4. Open Challenges for IoT-Enabled Smart Cities
4.1. Overcome Application Silos
4.2. Evolve towards Flexible IoT Platforms
4.3. Evolve towards Multi-Player, Cross-Organization IoT Platforms and Applications
4.4. Business Opportunities Creation
- Favour peer-to-peer relations -in contrast to the traditionally hierarchical command and contractual relationships.
- Settle new value distribution and governance among the community of peers where profitability is not its main/unique driving force.
- Leverage privacy-aware public infrastructure that results in the (generally) open access provision of common resources that favour access, reproducibility and derivativeness.
4.5. Achieve Transparency and Acceptance
4.6. Integration on Future Networks and Novel Computing Paradigms
4.7. Develop Resiliency to Support Mission-Critical Applications
4.8. Privacy Regulations on Data in Different Countries
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|City||Status||Motivations||IoT Infrastructure Deployed||Supported Services||IoT Platform||Communication Technologies||Start of Developments|
|Santander, Spain||Urban Lab|
Smart Public Services
|Research and Innovation testbed|
Progressive smartization of public services
|12,000 sensors (testbed)||Parking Service|
Traffic Intensity Monitoring.
Parks and gardens irrigation.
Urban Waste Management.
Streetlight Management.Traffic Management
|Busan, South Korea||Commercial smart city services are available||Sustainable and interoperable IoT-based smart city||Six IoT living labs for energy, factory, logistics, healthcare, urban regeneration and transportation||26 IoT services incl. Smart Parking, IoT mirror, VR smart tourism, Context-awareness safety warning, Smart street light, Smart drone safety service, Smart energy management, Smart traffic management service, Smart cross road safety||oneM2M||Cellular (3G/LTE/5G)|
|Singapore||National level smart city. Commercial smart city services are available.||To resolve various future urban problems||Public WiFi access points|
Around 120 living labs
Water usage management
Smart street light
Security warning buttonWaste management
|Government supported proprietary platform.||WiFi||2014|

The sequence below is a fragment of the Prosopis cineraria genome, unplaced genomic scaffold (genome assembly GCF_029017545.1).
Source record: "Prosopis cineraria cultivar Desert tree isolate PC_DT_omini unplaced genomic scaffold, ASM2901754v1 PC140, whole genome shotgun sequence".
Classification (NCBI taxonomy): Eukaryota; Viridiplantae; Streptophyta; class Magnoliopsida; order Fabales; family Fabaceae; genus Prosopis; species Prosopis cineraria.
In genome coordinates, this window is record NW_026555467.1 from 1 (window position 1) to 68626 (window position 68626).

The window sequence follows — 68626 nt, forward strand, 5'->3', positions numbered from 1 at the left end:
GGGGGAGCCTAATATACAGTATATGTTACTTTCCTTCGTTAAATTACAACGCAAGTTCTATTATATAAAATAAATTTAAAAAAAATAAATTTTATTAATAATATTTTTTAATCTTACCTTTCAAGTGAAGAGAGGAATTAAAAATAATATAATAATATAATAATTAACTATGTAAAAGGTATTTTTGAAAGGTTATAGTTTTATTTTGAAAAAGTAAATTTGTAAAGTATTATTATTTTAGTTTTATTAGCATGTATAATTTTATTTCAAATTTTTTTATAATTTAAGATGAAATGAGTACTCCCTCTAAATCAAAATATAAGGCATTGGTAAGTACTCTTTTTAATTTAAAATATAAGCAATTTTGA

|Shenzen, China||City wide commercial services and platforms are available||A vision for using ICT to enhance public services, city management, and economic development||>400,000 NB-IoT enabled base stations||A city level health management portal|
Public surveillance system
Smart industry park
Sensors and actuators supporting street light automation
|Proprietary developed with several ICT firms and universities||NB-IoT|
|Atlanta, US||Commercial smart city applications are available + Pilot-level services||Leverage a data-centric approach to improve mobility, public safety, and sustainability, for ultimately enhancing citizen well-being and fostering the economic growth||CCTV cameras|
200 CityIQ sensor nodes (installed with various IoT sensors)
|Mobility (e.g., North Av. Smart Corridor, Bike sharing)|
Safety (e.g., ShotSpotter, NotifyATL)
Environment (e.g., Smart Neighbourhood, Smart trash bins)
|Proprietary, developed by GE and Intel.||Cellular (3G, 4G)|
|Amsterdam. Netherlands||Smart City umbrella organization supporting a variety of projects||Citizen-focused projects to improve quality of life, create sustainable growth and ensure efficient use of resources||iBeacons, Things Network with 46 gateways||Fuzzy navigation highlighting “hidden gems”|
MyNeighbour App supporting neighbourhood safety and sustainability
Open Data from different city departments
|No central platform||LoRa, Bluetooth||2009|
|Sunshine Coast Region, Australia||Commercial smart city deployment offering a number of services||Improve city services, reduce resource consumption and improve the safety and quality of life of citizens. Support data-driven design and planning||>200 public WiFi access points, smart street lights, waste bin sensors, irrigation sensors, flood sensors||Sunshine Coast Council (SCC) App|
Smart Street with free public WiFi collecting data.
Pedestrian and cyclist counters
Networked LED street lighting
Waste bin sensors
Networked irrigation system
Networked flood sensors
|Proprietary, developed with Cisco and Telstra||WiFi||2016|
|Rio de Janeiro, Brazil||Commercial smart city services are available||Safety, security and disaster prevention; Smooth functioning of day-to-day operations of public services||500 surveillance cameras, GPS sensors on all garbage trucks,||Video surveillance of traffic|